Using ByteBlower Port groups
Posted by Pieter Vandercammen, Last modified by Dries Decock on 03 April 2018 02:22 PM

Introduction

Port groups have been added to the ByteBlower GUI in version 2.8. They were added with DOCSIS 3.1 in mind, but you'll notice that they're also very useful with WiFi and other network configurations. This is a short article which won't reveal every possible use-case. The goal is to explain how you create a Port Group, and why you want one. Next we'll make a simple scenario and review its results.

The goal of a port group

When creating a test scenario for a particular high-bandwidth CMTS or access point, you'll often notice that you're repeating yourself. A single CPE/LAN interface isn't sufficient to fully load the modem or Access Point. An example is found on the figure below. To solve it, one would add several LAN interfaces and create several flows to them. The end-result is often much duplication and elaborate bookkeeping to find out how much bandwidth is transmitted. With the Port Groups this becomes much more easy: you can immediately create network traffic to a group of ByteBlower Ports.

How to use them

Creating a new Port Group starts in the Port view. You'll need to configure the individual ByteBlower Ports and dock each to the right interfaces. This hasn't changed. In the figure below we've created 4 Lan ports and docked from trunk-1-20 up till trunk-1-23.  A WAN port is docked to a 10 Gbit/s nontrunk interface. In our scenario, we'll send traffic from this WAN port to all LAN ports. To create the Port Group, we've selected the LAN ports and pick the Group action in the right-click menu.




The result is shown below. For ease of working we've renamed the group to LAN. If you expand the group, you'll find its members. The Group itself has no options, but you are still able to change the config of each member.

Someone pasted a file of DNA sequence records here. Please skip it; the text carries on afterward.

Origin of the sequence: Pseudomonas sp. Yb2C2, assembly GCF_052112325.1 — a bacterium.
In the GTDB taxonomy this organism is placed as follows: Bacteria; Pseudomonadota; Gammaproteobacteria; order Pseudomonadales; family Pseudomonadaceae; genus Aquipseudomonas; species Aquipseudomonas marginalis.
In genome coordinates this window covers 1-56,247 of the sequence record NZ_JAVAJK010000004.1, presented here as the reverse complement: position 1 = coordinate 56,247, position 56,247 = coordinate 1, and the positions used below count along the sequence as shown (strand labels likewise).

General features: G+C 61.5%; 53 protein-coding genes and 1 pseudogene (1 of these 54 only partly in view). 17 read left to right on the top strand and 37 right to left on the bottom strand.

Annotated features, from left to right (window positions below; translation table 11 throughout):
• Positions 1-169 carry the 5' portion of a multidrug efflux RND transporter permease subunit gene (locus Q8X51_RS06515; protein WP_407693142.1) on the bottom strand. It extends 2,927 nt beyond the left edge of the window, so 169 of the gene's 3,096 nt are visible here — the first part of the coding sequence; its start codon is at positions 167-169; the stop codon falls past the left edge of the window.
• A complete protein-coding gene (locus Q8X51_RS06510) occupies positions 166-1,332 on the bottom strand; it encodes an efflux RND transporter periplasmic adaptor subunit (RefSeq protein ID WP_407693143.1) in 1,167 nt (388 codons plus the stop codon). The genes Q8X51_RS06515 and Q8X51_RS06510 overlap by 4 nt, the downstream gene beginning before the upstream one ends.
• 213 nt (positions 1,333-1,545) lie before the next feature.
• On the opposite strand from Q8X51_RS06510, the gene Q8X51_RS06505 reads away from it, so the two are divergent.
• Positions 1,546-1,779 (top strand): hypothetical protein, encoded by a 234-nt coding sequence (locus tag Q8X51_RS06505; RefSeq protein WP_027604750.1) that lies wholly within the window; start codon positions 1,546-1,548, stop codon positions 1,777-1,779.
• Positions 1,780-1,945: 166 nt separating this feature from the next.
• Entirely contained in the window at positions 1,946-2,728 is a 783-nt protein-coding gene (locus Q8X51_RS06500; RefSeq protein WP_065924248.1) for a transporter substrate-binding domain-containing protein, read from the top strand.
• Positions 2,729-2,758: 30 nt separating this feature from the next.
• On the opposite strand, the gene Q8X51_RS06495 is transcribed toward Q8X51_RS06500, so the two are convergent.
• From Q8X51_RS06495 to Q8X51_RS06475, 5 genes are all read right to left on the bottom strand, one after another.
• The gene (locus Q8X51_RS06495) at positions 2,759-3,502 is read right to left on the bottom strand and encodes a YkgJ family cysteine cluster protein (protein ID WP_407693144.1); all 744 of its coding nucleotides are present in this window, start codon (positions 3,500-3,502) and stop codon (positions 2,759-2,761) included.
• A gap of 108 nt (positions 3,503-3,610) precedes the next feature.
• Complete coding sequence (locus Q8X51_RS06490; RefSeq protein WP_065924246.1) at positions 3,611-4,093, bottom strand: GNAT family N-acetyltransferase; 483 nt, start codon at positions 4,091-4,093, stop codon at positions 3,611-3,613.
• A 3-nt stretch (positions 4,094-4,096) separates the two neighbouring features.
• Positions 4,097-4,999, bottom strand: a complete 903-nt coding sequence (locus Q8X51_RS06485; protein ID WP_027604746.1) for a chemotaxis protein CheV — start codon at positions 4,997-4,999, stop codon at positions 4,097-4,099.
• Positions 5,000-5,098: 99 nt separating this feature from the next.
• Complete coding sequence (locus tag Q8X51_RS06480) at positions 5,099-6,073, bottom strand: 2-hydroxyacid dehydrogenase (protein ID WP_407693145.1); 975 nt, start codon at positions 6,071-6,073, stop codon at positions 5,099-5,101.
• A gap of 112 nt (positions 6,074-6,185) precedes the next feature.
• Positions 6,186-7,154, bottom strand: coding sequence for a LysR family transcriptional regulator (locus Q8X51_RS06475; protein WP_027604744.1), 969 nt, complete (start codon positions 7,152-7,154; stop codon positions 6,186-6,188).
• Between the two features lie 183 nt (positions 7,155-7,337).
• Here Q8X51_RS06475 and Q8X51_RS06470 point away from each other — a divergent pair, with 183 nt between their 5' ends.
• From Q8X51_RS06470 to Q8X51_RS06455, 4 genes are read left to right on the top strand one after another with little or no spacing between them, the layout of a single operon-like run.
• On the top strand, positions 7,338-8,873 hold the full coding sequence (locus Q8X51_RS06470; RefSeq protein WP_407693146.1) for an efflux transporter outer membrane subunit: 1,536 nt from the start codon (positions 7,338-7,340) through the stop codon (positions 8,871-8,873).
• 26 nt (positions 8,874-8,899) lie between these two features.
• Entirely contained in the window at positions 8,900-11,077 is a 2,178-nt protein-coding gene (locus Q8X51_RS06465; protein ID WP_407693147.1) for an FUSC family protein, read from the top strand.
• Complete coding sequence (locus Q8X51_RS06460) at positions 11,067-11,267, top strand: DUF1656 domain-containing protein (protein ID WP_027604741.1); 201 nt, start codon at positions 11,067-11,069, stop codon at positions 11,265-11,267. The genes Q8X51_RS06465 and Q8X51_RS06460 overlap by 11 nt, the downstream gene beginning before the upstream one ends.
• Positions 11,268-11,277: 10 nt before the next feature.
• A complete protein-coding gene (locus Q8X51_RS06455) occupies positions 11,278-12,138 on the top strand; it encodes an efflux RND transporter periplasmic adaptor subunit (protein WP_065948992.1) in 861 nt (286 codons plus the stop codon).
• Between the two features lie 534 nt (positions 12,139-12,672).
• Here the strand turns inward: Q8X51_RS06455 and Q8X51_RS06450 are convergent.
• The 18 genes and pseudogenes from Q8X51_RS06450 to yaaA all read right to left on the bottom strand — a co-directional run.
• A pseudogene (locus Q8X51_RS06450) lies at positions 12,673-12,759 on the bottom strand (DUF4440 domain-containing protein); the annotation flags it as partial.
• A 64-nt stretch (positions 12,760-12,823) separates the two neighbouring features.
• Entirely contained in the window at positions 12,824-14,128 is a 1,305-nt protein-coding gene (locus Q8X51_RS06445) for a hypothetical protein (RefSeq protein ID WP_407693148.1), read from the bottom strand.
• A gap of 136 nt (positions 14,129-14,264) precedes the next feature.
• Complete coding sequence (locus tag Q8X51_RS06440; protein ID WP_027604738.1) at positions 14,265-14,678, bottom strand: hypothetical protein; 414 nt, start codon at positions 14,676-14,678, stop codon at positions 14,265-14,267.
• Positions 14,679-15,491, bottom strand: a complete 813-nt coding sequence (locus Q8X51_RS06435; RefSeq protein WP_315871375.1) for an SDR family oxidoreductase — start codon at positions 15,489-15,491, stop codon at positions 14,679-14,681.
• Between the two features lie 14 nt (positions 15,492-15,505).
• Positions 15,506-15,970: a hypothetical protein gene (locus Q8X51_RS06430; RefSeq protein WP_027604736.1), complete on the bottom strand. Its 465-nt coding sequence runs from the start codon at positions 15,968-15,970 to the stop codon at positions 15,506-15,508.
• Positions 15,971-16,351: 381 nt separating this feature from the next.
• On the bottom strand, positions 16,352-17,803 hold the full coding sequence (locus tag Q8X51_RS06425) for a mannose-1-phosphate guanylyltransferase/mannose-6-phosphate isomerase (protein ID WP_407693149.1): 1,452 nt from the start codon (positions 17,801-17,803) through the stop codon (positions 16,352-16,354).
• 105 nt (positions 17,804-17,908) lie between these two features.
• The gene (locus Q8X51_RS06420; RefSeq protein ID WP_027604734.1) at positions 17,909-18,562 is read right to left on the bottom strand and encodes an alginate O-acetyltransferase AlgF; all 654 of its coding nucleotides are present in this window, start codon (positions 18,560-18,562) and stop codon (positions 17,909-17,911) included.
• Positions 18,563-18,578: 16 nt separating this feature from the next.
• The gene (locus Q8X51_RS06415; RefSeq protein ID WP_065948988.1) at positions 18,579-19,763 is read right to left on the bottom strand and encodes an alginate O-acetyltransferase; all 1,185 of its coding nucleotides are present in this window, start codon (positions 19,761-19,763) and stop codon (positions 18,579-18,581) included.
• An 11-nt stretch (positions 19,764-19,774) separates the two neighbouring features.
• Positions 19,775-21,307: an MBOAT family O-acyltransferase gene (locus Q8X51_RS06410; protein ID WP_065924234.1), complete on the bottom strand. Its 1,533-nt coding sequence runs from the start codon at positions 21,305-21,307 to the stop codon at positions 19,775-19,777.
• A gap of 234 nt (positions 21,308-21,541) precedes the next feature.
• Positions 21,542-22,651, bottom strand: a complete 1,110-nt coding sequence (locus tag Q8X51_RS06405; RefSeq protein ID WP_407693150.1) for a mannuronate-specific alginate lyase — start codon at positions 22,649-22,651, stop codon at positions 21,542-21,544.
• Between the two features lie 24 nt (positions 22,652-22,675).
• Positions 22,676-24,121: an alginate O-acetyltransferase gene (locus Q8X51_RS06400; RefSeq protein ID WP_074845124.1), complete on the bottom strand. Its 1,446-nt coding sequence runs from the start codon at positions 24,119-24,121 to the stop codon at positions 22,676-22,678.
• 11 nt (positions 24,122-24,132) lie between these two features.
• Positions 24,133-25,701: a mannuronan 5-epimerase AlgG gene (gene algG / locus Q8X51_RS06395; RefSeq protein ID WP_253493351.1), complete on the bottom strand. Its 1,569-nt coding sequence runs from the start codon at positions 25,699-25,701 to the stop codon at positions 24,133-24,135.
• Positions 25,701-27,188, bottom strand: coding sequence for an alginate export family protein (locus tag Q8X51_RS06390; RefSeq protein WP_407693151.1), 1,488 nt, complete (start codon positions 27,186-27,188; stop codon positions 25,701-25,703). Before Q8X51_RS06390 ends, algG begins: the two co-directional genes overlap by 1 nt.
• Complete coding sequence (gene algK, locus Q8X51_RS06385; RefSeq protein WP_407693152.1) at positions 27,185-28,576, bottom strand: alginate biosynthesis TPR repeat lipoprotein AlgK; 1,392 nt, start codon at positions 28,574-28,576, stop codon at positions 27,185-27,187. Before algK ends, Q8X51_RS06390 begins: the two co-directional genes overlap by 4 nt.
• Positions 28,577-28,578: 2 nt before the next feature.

From here on, creating your testing scenario is very familiar. Next step is creating a Frame and adding it to a FrameBlasting template.  As shown in the first figure, we'll configure the speed of this template to 3 Gbit/s and use it for our Flow. As you'll see below, this Flow will transmit from the WAN port to the LAN group.
  • The WAN port will send out at a rate of 3 Gbit/s.
  • In total 3 Gbit/s is received by the LAN group. 
Behind the scenes, the transmitted data is evenly divided across all members of the group.




This flow is used in the scenario of the attached report.  A couple points stand out.
  • In IPv4 ByteBlower Ports section, you'll find the the group and its members again. There's a first table with the sole ungrouped ByteBlower Port. Below that, you'll find the listing of the LAN port group.

  • All following sections show the combined results.
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Comments (2)
Sjors Crombeen
25 June 2018 09:49 AM
What happens if a port in a certain group is not connected / not available? Will the test still run?
Pieter Vandercammen
03 July 2018 02:35 PM
The ByteBlower ports need a valid config (docking, DHCP/static ip config) to start the testrun.

Once started, the test will continue when a ByteBlower Port in the group doesn't manage to initialize fully (e.g. because it receive no DHCP offer).

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